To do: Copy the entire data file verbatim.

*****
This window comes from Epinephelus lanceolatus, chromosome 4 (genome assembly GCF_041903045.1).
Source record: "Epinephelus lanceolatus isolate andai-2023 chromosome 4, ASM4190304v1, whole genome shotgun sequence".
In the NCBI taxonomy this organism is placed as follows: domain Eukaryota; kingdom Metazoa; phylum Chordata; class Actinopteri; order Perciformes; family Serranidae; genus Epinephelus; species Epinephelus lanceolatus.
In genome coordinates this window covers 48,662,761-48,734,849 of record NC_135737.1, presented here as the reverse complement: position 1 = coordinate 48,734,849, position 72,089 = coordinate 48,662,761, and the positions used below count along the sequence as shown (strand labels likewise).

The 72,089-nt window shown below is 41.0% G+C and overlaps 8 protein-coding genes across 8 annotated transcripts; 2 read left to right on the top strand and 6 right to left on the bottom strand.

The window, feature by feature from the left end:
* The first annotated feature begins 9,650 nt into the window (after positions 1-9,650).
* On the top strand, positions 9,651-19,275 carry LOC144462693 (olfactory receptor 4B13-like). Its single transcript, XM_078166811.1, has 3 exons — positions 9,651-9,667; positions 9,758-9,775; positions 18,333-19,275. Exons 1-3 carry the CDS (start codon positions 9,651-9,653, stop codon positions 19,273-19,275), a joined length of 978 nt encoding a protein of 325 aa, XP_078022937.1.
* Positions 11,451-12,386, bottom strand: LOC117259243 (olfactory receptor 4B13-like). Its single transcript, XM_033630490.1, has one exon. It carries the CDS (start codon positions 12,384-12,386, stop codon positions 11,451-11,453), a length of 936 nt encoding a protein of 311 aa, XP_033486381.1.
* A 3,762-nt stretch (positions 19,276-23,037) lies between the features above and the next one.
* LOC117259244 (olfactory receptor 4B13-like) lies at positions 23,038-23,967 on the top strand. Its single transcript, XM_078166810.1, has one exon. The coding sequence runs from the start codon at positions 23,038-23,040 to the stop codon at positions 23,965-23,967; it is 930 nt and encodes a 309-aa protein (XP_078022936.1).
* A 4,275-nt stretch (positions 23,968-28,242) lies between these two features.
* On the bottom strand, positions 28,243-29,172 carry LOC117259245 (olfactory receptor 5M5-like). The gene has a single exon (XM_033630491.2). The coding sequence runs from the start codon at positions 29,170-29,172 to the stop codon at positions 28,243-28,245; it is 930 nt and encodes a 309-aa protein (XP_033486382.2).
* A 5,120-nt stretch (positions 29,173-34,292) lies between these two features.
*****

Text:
This window comes from Epinephelus lanceolatus, chromosome 4 (genome assembly GCF_041903045.1).
Source record: "Epinephelus lanceolatus isolate andai-2023 chromosome 4, ASM4190304v1, whole genome shotgun sequence".
In the NCBI taxonomy this organism is placed as follows: domain Eukaryota; kingdom Metazoa; phylum Chordata; class Actinopteri; order Perciformes; family Serranidae; genus Epinephelus; species Epinephelus lanceolatus.
In genome coordinates this window covers 48,662,761-48,734,849 of record NC_135737.1, presented here as the reverse complement: position 1 = coordinate 48,734,849, position 72,089 = coordinate 48,662,761, and the positions used below count along the sequence as shown (strand labels likewise).

The 72,089-nt window shown below is 41.0% G+C and overlaps 8 protein-coding genes across 8 annotated transcripts; 2 read left to right on the top strand and 6 right to left on the bottom strand.

The window, feature by feature from the left end:
* The first annotated feature begins 9,650 nt into the window (after positions 1-9,650).
* On the top strand, positions 9,651-19,275 carry LOC144462693 (olfactory receptor 4B13-like). Its single transcript, XM_078166811.1, has 3 exons — positions 9,651-9,667; positions 9,758-9,775; positions 18,333-19,275. Exons 1-3 carry the CDS (start codon positions 9,651-9,653, stop codon positions 19,273-19,275), a joined length of 978 nt encoding a protein of 325 aa, XP_078022937.1.
* Positions 11,451-12,386, bottom strand: LOC117259243 (olfactory receptor 4B13-like). Its single transcript, XM_033630490.1, has one exon. It carries the CDS (start codon positions 12,384-12,386, stop codon positions 11,451-11,453), a length of 936 nt encoding a protein of 311 aa, XP_033486381.1.
* A 3,762-nt stretch (positions 19,276-23,037) lies between the features above and the next one.
* LOC117259244 (olfactory receptor 4B13-like) lies at positions 23,038-23,967 on the top strand. Its single transcript, XM_078166810.1, has one exon. The coding sequence runs from the start codon at positions 23,038-23,040 to the stop codon at positions 23,965-23,967; it is 930 nt and encodes a 309-aa protein (XP_078022936.1).
* A 4,275-nt stretch (positions 23,968-28,242) lies between these two features.
* On the bottom strand, positions 28,243-29,172 carry LOC117259245 (olfactory receptor 5M5-like). The gene has a single exon (XM_033630491.2). The coding sequence runs from the start codon at positions 29,170-29,172 to the stop codon at positions 28,243-28,245; it is 930 nt and encodes a 309-aa protein (XP_033486382.2).
* A 5,120-nt stretch (positions 29,173-34,292) lies between these two features.